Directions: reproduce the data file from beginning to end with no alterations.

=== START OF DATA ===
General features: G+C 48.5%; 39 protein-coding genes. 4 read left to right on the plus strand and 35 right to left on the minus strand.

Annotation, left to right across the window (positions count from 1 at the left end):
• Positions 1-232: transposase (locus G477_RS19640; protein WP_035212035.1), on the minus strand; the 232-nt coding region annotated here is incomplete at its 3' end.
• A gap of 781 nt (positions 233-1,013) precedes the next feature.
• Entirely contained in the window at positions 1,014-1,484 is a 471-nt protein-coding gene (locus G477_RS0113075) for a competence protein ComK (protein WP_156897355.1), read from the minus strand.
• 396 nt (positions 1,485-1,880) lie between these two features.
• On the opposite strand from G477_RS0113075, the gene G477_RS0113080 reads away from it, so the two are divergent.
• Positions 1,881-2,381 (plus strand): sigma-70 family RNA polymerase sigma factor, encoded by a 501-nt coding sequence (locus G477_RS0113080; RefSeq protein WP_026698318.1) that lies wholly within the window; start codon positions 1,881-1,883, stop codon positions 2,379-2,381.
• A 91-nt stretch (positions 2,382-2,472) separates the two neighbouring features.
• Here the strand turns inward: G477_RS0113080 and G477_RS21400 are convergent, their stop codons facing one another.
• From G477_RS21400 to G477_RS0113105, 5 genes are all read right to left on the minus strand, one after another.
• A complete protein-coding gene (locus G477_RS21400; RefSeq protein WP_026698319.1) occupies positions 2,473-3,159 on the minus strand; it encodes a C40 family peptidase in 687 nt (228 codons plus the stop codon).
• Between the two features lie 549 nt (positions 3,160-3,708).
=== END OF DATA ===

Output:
General features: G+C 48.5%; 39 protein-coding genes. 4 read left to right on the plus strand and 35 right to left on the minus strand.

Annotation, left to right across the window (positions count from 1 at the left end):
• Positions 1-232: transposase (locus G477_RS19640; protein WP_035212035.1), on the minus strand; the 232-nt coding region annotated here is incomplete at its 3' end.
• A gap of 781 nt (positions 233-1,013) precedes the next feature.
• Entirely contained in the window at positions 1,014-1,484 is a 471-nt protein-coding gene (locus G477_RS0113075) for a competence protein ComK (protein WP_156897355.1), read from the minus strand.
• 396 nt (positions 1,485-1,880) lie between these two features.
• On the opposite strand from G477_RS0113075, the gene G477_RS0113080 reads away from it, so the two are divergent.
• Positions 1,881-2,381 (plus strand): sigma-70 family RNA polymerase sigma factor, encoded by a 501-nt coding sequence (locus G477_RS0113080; RefSeq protein WP_026698318.1) that lies wholly within the window; start codon positions 1,881-1,883, stop codon positions 2,379-2,381.
• A 91-nt stretch (positions 2,382-2,472) separates the two neighbouring features.
• Here the strand turns inward: G477_RS0113080 and G477_RS21400 are convergent, their stop codons facing one another.
• From G477_RS21400 to G477_RS0113105, 5 genes are all read right to left on the minus strand, one after another.
• A complete protein-coding gene (locus G477_RS21400; RefSeq protein WP_026698319.1) occupies positions 2,473-3,159 on the minus strand; it encodes a C40 family peptidase in 687 nt (228 codons plus the stop codon).
• Between the two features lie 549 nt (positions 3,160-3,708).